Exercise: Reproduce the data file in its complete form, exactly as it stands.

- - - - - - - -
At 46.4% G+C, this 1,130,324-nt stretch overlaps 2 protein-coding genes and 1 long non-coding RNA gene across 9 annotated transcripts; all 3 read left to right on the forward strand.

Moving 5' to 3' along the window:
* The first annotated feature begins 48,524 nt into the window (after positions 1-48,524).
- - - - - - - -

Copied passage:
At 46.4% G+C, this 1,130,324-nt stretch overlaps 2 protein-coding genes and 1 long non-coding RNA gene across 9 annotated transcripts; all 3 read left to right on the forward strand.

Moving 5' to 3' along the window:
* The first annotated feature begins 48,524 nt into the window (after positions 1-48,524).